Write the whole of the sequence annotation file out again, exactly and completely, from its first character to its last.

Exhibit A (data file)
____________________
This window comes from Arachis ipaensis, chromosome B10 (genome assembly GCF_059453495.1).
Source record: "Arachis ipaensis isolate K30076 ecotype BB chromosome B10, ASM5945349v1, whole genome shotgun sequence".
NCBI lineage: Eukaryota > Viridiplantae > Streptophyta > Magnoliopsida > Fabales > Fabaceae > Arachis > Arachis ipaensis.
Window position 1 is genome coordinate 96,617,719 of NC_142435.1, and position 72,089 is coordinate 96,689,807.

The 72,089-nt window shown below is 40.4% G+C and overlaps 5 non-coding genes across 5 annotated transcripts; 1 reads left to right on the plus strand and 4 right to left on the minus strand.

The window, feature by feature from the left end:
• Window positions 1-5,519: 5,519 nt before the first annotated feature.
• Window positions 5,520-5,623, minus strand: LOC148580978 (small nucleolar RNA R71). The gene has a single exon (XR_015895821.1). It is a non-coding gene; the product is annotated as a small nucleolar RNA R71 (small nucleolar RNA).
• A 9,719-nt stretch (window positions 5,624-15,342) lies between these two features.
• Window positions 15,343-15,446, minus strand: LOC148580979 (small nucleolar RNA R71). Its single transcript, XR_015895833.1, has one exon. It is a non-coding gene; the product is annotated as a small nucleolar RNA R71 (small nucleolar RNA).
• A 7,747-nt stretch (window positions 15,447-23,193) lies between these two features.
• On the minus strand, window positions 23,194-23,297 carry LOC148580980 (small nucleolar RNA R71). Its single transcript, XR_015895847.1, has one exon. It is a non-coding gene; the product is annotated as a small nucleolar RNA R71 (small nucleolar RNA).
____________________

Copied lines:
This window comes from Arachis ipaensis, chromosome B10 (genome assembly GCF_059453495.1).
Source record: "Arachis ipaensis isolate K30076 ecotype BB chromosome B10, ASM5945349v1, whole genome shotgun sequence".
NCBI lineage: Eukaryota > Viridiplantae > Streptophyta > Magnoliopsida > Fabales > Fabaceae > Arachis > Arachis ipaensis.
Window position 1 is genome coordinate 96,617,719 of NC_142435.1, and position 72,089 is coordinate 96,689,807.

The 72,089-nt window shown below is 40.4% G+C and overlaps 5 non-coding genes across 5 annotated transcripts; 1 reads left to right on the plus strand and 4 right to left on the minus strand.

The window, feature by feature from the left end:
• Window positions 1-5,519: 5,519 nt before the first annotated feature.
• Window positions 5,520-5,623, minus strand: LOC148580978 (small nucleolar RNA R71). The gene has a single exon (XR_015895821.1). It is a non-coding gene; the product is annotated as a small nucleolar RNA R71 (small nucleolar RNA).
• A 9,719-nt stretch (window positions 5,624-15,342) lies between these two features.
• Window positions 15,343-15,446, minus strand: LOC148580979 (small nucleolar RNA R71). Its single transcript, XR_015895833.1, has one exon. It is a non-coding gene; the product is annotated as a small nucleolar RNA R71 (small nucleolar RNA).
• A 7,747-nt stretch (window positions 15,447-23,193) lies between these two features.
• On the minus strand, window positions 23,194-23,297 carry LOC148580980 (small nucleolar RNA R71). Its single transcript, XR_015895847.1, has one exon. It is a non-coding gene; the product is annotated as a small nucleolar RNA R71 (small nucleolar RNA).